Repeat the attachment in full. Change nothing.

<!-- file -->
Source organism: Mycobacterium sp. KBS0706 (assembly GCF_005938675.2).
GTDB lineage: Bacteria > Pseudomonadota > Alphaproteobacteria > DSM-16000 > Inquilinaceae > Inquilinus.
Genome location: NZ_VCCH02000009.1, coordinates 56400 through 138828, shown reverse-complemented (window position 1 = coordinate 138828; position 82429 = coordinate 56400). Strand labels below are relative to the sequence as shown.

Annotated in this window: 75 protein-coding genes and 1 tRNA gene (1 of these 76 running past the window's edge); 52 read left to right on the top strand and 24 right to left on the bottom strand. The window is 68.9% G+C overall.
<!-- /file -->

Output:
Source organism: Mycobacterium sp. KBS0706 (assembly GCF_005938675.2).
GTDB lineage: Bacteria > Pseudomonadota > Alphaproteobacteria > DSM-16000 > Inquilinaceae > Inquilinus.
Genome location: NZ_VCCH02000009.1, coordinates 56400 through 138828, shown reverse-complemented (window position 1 = coordinate 138828; position 82429 = coordinate 56400). Strand labels below are relative to the sequence as shown.

Annotated in this window: 75 protein-coding genes and 1 tRNA gene (1 of these 76 running past the window's edge); 52 read left to right on the top strand and 24 right to left on the bottom strand. The window is 68.9% G+C overall.